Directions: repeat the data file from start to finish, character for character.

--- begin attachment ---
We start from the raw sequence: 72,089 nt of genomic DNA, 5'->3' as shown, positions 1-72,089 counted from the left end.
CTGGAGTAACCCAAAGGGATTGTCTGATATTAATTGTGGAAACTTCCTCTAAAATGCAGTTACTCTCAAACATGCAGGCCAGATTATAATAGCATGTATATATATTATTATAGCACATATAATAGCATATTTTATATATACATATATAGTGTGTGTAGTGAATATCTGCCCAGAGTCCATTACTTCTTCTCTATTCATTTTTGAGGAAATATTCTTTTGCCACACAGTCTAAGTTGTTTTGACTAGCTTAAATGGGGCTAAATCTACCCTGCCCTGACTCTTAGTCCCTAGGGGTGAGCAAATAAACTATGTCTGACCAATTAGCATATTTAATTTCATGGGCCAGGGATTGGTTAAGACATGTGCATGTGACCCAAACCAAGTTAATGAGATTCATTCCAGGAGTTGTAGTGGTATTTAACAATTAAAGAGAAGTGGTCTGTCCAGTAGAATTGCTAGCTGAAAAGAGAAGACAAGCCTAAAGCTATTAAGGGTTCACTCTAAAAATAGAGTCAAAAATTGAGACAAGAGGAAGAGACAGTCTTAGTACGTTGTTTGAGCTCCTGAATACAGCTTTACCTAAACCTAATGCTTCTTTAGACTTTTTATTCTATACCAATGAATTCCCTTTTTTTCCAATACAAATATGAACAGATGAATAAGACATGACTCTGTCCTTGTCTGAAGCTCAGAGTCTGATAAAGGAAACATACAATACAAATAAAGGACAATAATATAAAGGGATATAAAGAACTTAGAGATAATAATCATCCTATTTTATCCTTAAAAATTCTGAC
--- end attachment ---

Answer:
We start from the raw sequence: 72,089 nt of genomic DNA, 5'->3' as shown, positions 1-72,089 counted from the left end.
CTGGAGTAACCCAAAGGGATTGTCTGATATTAATTGTGGAAACTTCCTCTAAAATGCAGTTACTCTCAAACATGCAGGCCAGATTATAATAGCATGTATATATATTATTATAGCACATATAATAGCATATTTTATATATACATATATAGTGTGTGTAGTGAATATCTGCCCAGAGTCCATTACTTCTTCTCTATTCATTTTTGAGGAAATATTCTTTTGCCACACAGTCTAAGTTGTTTTGACTAGCTTAAATGGGGCTAAATCTACCCTGCCCTGACTCTTAGTCCCTAGGGGTGAGCAAATAAACTATGTCTGACCAATTAGCATATTTAATTTCATGGGCCAGGGATTGGTTAAGACATGTGCATGTGACCCAAACCAAGTTAATGAGATTCATTCCAGGAGTTGTAGTGGTATTTAACAATTAAAGAGAAGTGGTCTGTCCAGTAGAATTGCTAGCTGAAAAGAGAAGACAAGCCTAAAGCTATTAAGGGTTCACTCTAAAAATAGAGTCAAAAATTGAGACAAGAGGAAGAGACAGTCTTAGTACGTTGTTTGAGCTCCTGAATACAGCTTTACCTAAACCTAATGCTTCTTTAGACTTTTTATTCTATACCAATGAATTCCCTTTTTTTCCAATACAAATATGAACAGATGAATAAGACATGACTCTGTCCTTGTCTGAAGCTCAGAGTCTGATAAAGGAAACATACAATACAAATAAAGGACAATAATATAAAGGGATATAAAGAACTTAGAGATAATAATCATCCTATTTTATCCTTAAAAATTCTGAC